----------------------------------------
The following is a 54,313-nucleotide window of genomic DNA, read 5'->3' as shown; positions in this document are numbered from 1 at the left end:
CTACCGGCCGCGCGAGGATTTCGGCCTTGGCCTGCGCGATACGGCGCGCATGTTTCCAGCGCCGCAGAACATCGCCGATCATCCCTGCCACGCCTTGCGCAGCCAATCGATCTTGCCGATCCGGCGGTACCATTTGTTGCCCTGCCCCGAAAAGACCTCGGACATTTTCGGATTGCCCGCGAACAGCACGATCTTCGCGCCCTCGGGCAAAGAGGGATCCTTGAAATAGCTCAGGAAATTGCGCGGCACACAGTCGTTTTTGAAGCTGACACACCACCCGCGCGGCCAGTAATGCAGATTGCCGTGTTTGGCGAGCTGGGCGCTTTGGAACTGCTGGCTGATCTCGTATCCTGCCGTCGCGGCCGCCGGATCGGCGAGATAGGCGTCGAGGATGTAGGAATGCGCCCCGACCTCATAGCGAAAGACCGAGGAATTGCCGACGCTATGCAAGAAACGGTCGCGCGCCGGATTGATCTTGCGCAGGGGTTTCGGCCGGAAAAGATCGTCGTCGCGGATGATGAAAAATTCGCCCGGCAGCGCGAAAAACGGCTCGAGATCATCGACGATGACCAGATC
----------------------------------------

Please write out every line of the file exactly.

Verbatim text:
The following is a 54,313-nucleotide window of genomic DNA, read 5'->3' as shown; positions in this document are numbered from 1 at the left end:
CTACCGGCCGCGCGAGGATTTCGGCCTTGGCCTGCGCGATACGGCGCGCATGTTTCCAGCGCCGCAGAACATCGCCGATCATCCCTGCCACGCCTTGCGCAGCCAATCGATCTTGCCGATCCGGCGGTACCATTTGTTGCCCTGCCCCGAAAAGACCTCGGACATTTTCGGATTGCCCGCGAACAGCACGATCTTCGCGCCCTCGGGCAAAGAGGGATCCTTGAAATAGCTCAGGAAATTGCGCGGCACACAGTCGTTTTTGAAGCTGACACACCACCCGCGCGGCCAGTAATGCAGATTGCCGTGTTTGGCGAGCTGGGCGCTTTGGAACTGCTGGCTGATCTCGTATCCTGCCGTCGCGGCCGCCGGATCGGCGAGATAGGCGTCGAGGATGTAGGAATGCGCCCCGACCTCATAGCGAAAGACCGAGGAATTGCCGACGCTATGCAAGAAACGGTCGCGCGCCGGATTGATCTTGCGCAGGGGTTTCGGCCGGAAAAGATCGTCGTCGCGGATGATGAAAAATTCGCCCGGCAGCGCGAAAAACGGCTCGAGATCATCGACGATGACCAGATC